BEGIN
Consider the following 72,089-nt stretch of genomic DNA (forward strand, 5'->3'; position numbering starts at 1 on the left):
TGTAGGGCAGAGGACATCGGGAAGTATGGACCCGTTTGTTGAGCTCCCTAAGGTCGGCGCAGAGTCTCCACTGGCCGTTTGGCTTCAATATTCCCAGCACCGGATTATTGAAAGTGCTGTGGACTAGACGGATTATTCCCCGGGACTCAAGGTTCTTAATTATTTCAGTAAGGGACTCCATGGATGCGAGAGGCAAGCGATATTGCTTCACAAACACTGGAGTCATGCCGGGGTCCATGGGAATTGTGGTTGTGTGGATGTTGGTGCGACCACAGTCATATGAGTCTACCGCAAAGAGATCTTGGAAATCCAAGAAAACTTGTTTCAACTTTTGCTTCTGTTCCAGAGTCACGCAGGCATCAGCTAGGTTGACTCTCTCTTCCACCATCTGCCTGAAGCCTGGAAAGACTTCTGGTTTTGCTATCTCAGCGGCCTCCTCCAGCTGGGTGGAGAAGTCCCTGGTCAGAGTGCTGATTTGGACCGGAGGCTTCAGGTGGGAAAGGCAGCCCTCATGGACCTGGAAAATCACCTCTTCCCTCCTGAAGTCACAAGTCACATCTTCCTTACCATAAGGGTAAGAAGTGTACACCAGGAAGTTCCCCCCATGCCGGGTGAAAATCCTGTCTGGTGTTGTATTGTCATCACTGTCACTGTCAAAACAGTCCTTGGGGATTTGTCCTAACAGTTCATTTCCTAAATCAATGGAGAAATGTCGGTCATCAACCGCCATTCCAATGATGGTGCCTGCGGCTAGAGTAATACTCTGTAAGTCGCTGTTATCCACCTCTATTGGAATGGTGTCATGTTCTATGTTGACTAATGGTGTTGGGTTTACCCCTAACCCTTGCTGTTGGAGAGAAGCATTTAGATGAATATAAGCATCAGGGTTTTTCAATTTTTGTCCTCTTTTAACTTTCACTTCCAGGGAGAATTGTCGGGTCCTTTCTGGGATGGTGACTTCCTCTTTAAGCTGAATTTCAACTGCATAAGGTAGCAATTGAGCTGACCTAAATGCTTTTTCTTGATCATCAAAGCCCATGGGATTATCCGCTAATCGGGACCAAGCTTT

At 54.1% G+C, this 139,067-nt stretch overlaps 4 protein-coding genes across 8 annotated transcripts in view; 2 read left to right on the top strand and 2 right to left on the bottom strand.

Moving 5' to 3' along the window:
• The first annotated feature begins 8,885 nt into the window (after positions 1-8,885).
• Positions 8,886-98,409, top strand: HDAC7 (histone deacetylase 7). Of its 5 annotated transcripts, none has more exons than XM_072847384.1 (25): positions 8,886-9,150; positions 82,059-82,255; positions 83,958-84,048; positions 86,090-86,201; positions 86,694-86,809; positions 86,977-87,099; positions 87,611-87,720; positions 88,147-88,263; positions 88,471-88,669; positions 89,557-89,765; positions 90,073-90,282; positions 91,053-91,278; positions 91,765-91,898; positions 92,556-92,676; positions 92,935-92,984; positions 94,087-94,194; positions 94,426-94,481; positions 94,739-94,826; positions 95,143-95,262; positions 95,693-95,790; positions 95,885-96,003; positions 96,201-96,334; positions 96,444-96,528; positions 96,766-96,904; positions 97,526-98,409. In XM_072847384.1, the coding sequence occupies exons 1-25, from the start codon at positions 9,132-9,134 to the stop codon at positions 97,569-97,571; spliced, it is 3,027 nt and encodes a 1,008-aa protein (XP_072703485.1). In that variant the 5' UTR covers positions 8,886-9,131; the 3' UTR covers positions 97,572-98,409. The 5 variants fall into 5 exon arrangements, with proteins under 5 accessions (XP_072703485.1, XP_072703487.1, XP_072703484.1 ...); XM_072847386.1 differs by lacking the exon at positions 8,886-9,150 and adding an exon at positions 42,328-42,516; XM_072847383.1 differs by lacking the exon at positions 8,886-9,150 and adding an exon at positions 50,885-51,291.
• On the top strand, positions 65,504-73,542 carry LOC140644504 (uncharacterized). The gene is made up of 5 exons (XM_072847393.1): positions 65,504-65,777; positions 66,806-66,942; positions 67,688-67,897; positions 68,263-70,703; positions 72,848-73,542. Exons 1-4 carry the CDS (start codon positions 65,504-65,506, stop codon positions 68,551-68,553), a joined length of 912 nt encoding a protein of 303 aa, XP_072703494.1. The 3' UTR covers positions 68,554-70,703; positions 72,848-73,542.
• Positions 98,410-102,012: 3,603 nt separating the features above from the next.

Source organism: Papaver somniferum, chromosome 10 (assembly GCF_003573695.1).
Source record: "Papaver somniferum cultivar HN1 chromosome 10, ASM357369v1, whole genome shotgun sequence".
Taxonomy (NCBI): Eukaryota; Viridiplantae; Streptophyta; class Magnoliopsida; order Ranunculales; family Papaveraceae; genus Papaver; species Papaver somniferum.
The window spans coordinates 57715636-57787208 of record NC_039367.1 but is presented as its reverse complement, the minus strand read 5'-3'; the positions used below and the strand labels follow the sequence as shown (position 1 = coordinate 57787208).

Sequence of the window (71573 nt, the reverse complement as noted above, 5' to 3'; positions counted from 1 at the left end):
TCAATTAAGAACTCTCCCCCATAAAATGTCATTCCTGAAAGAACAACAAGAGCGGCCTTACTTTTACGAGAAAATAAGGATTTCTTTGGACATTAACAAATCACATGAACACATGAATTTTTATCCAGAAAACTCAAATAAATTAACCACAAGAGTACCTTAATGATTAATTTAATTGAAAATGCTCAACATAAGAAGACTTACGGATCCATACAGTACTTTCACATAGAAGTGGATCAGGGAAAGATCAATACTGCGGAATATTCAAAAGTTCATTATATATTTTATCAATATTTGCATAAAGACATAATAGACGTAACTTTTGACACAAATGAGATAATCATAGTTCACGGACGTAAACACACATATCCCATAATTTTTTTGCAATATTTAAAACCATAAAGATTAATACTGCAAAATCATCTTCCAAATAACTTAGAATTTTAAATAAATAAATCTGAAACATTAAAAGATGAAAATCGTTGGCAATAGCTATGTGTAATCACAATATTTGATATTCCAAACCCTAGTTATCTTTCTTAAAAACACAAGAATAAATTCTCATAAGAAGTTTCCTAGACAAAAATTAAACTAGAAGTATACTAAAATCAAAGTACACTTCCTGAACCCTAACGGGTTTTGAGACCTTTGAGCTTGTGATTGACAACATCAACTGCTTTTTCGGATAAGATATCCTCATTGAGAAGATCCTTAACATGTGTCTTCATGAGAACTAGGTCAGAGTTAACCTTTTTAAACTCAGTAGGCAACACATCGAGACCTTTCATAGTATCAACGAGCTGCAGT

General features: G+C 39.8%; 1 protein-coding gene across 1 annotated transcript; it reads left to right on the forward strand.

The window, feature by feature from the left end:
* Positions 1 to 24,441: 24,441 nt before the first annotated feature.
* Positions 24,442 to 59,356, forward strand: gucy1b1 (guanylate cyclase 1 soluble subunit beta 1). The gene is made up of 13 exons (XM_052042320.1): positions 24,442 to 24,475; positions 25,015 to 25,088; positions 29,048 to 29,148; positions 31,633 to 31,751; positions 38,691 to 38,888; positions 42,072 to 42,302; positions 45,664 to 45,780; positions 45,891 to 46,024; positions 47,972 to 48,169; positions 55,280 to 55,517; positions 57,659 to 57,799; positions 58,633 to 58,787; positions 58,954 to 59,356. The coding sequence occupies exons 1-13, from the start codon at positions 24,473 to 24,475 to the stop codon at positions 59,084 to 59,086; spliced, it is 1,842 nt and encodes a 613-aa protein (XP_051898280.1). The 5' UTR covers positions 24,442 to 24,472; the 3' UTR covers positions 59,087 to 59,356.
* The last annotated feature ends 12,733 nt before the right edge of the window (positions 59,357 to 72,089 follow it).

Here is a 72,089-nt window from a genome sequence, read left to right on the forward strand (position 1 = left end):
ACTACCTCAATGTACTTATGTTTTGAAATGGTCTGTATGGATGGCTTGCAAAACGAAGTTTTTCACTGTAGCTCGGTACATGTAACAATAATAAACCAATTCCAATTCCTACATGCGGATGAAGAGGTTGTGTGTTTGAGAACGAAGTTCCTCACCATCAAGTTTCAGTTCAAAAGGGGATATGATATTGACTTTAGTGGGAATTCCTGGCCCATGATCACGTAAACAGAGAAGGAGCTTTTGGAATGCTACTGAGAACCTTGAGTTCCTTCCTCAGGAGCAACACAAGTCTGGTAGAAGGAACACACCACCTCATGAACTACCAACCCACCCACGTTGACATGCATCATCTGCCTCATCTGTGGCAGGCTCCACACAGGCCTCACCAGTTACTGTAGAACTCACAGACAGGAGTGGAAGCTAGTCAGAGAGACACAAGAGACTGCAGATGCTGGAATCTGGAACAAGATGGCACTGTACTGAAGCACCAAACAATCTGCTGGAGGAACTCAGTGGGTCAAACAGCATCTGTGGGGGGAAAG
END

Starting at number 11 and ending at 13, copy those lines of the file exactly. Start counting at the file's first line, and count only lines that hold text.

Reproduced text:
Taxonomy (NCBI): Eukaryota; Viridiplantae; Streptophyta; class Magnoliopsida; order Ranunculales; family Papaveraceae; genus Papaver; species Papaver somniferum.
The window spans coordinates 57715636-57787208 of record NC_039367.1 but is presented as its reverse complement, the minus strand read 5'-3'; the positions used below and the strand labels follow the sequence as shown (position 1 = coordinate 57787208).

Sequence of the window (71573 nt, the reverse complement as noted above, 5' to 3'; positions counted from 1 at the left end):